An inspirational 3-minute video to express the fact that we have more in common with each other than we thought.
Do we have guardian angels? Personal angels who go where we go, protect us, guide us … even speak with us? I don’t know for certain, but I wouldn’t be surprised.
There are many Biblical references to angels: “The angel of the Lord encamps all around those who fear Him, and delivers them” (Psalm 34:7). “For He shall give His angels charge over you, to keep you in all your ways” (Psalm 91:11). To name but two.
And there’s experiential evidence too. All of us probably have stories where a complete stranger seemed to appear at just the right time to prevent an accident, help us make the right decision, find something that was lost etc. etc.
I came across this lovely story recently, which I am happy to re-post. It certainly makes you think …
Have you ever had a slow moving car pull out in front of you while you were rushing to get somewhere important?
Well, that’s happened to me many times.
Ah…but there was this one time that I had to thank my lucky stars for such an encounter!
Picture it…rural Georgia 19??
Lady G, a young mother and graduate student, was driving like a bat out of hell in order to make it to class on time.
I was running, oh I don’t know, 85-ish in a 55 mph kinda situation.
(My brother Tack says I should have been arrested as that was, indeed, ‘reckless driving.’)
I was making pretty good time when, seemingly out of nowhere, this 130 year old man pulled out of a side road onto MY highway!
He was going my way!
Or maybe I was going his way?
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It’s all too easy to think the “refugee crisis” is a modern-day phenomenon. But William Shakespeare put some strong words into the mouth of Sir Thomas More in the 16th century to make an impassioned plea for the humane treatment of refugees. Watch and listen to Ian McKellen give a passionate reading.
Since the US election result, I have been unable to get my head around the fact that so many white Christians voted for Donald Trump; a man whose public declarations of hate, injustice, racism, misogyny and other hurtful comments are so radically opposed to the gospel of Jesus Christ.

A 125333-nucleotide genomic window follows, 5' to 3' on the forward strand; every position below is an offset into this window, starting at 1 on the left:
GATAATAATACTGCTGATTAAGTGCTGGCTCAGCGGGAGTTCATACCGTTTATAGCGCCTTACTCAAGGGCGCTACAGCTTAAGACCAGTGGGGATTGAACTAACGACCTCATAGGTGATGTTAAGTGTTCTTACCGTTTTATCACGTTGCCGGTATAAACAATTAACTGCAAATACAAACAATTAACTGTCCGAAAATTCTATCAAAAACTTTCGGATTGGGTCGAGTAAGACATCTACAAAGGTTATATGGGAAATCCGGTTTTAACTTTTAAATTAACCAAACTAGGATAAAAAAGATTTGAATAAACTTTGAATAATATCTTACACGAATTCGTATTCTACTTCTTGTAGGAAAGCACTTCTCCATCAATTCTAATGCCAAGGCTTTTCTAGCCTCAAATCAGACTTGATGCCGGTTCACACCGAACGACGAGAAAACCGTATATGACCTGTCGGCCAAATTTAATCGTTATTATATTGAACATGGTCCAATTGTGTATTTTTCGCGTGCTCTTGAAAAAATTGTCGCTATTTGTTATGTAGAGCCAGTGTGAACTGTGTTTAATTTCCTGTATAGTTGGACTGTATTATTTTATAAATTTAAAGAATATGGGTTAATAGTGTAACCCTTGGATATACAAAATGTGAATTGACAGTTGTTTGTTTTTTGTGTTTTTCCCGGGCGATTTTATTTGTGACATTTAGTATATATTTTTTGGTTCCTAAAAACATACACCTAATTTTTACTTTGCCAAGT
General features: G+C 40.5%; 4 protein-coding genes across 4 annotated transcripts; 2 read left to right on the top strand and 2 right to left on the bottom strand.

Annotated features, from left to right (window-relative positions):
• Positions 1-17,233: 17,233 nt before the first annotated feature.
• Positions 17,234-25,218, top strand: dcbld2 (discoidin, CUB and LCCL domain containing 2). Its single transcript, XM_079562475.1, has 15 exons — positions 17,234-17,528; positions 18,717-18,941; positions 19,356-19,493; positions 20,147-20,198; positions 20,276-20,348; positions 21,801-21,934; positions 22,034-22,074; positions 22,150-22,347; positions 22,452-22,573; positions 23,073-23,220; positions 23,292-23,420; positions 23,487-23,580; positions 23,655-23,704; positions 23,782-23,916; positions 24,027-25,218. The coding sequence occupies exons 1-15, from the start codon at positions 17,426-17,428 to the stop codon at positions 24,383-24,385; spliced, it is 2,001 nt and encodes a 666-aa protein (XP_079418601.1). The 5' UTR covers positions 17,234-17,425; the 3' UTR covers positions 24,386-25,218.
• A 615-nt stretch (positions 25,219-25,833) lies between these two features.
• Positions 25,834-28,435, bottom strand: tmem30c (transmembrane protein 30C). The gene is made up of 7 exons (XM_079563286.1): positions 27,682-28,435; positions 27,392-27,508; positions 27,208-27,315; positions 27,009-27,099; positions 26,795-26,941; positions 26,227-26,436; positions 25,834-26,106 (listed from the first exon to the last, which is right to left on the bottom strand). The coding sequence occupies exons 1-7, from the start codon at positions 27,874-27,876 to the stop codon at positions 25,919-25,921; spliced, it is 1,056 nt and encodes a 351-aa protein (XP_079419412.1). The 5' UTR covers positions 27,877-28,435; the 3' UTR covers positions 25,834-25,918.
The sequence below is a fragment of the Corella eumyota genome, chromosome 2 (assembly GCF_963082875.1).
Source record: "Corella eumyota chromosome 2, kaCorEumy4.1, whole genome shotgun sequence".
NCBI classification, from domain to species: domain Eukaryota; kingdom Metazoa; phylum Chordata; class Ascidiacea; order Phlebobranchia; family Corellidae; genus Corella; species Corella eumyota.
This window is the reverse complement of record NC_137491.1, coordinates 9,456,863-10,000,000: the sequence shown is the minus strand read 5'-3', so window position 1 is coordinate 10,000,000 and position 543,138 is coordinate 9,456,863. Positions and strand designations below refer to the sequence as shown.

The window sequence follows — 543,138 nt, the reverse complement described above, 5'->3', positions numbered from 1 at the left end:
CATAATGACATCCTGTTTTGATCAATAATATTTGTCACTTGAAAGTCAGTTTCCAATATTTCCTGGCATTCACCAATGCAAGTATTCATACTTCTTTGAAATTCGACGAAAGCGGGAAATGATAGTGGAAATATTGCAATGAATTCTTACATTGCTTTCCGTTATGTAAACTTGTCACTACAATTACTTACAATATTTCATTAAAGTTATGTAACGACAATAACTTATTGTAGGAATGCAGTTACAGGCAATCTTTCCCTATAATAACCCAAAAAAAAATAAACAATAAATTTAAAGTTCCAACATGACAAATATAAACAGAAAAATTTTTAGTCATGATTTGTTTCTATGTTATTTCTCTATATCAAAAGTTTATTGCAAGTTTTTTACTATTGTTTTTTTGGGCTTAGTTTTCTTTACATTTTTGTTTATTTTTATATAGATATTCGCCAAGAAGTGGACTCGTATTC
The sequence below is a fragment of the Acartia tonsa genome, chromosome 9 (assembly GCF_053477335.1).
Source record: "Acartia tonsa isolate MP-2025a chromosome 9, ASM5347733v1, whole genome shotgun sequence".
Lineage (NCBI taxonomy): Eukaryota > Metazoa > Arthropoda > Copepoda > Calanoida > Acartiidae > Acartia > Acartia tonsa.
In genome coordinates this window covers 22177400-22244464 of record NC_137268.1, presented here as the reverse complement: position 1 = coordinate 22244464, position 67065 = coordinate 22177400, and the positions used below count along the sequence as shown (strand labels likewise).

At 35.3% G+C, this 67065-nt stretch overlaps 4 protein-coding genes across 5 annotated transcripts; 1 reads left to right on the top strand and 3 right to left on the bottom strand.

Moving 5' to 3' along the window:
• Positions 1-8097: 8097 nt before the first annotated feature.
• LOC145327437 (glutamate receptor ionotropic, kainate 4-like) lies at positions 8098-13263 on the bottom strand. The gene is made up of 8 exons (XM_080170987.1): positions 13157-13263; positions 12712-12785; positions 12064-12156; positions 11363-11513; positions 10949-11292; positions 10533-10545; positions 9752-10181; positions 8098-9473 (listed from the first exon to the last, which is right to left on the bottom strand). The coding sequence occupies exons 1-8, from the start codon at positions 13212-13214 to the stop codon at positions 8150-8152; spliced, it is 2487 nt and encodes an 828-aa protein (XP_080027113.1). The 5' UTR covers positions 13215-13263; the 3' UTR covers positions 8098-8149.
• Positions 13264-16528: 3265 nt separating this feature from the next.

So I was enlightened and encouraged to read this article, which links to a letter written by a group of Christians who lay down some positive actions to take to “move forward together into the kind of future that God desires, where everyone is treated with respect and dignity, whatever their race, religion, gender, or national origin.”
In 1833, slavery was abolished in the UK. In 1865, it was abolished in the US. In 2017, there are more slaves than in any time in history.
A few appalling statistics
- There are an estimated 20 to 30 million slaves across the world today. As they are frequently hidden, it’s difficult to be exact.
- An estimated number of 800,000 people are illegally trafficked across international borders every year.
- 161 countries are affected by human trafficking.
- The total yearly profit gained from human trafficking is over $30 billion a year.
- In terms of profit, human trafficking is ranked as the 3rd largest international crime industry – just behind drugs and arms trafficking.
- Most modern slavery victims are between 18 and 24 years old.
- 1.2 million children are enslaved through forced labor and exploited in the sexual industry each year.
Different kinds of slavery
Sexual exploitation: Working in brothels, Internet sex, sexual abuse, forced prostitution and the abuse of children for the production of child abuse images.
Domestic servitude: This involves a victim being forced to work in private households, performing domestic chores and childcare duties.
Forced labour: It can happen in various industries, including construction, manufacturing, laying driveways, hospitality, food packaging, agriculture, maritime and beauty.
Criminal exploitation: The exploitation of a person to commit a crime, such as pick-pocketing, shop-lifting and drug trafficking, to get financial gain for the trafficker.
Other forms of exploitation: Organ removal, forced begging, cannabis cultivation, forced benefit fraud, forced marriage and illegal adoption.
Why is slavery so prevalent today?
Migration: Millions are on the move from poorer countries to wealthier ones, and from poorer rural areas to cities, in search of work. Far from home, often with no money, and unable to speak the local language, migrants are especially vulnerable to being tricked by traffickers pretending to be legitimate labor recruiters.
Corruption: Although slavery is illegal everywhere, some governments are so corrupt that they turn a blind eye to slavery, allowing it to go unpunished, or even thrive. In many countries, those in slavery have no police protection from predatory traffickers.
Discrimination: Social inequality is increasing, based on factors such as gender, race, tribe or caste, creates widespread economic and social vulnerability.
What can I do?
Here are some links to specific pages of organizations that are active in this area, with a host of practical actions:
A view from the UK
A view from the US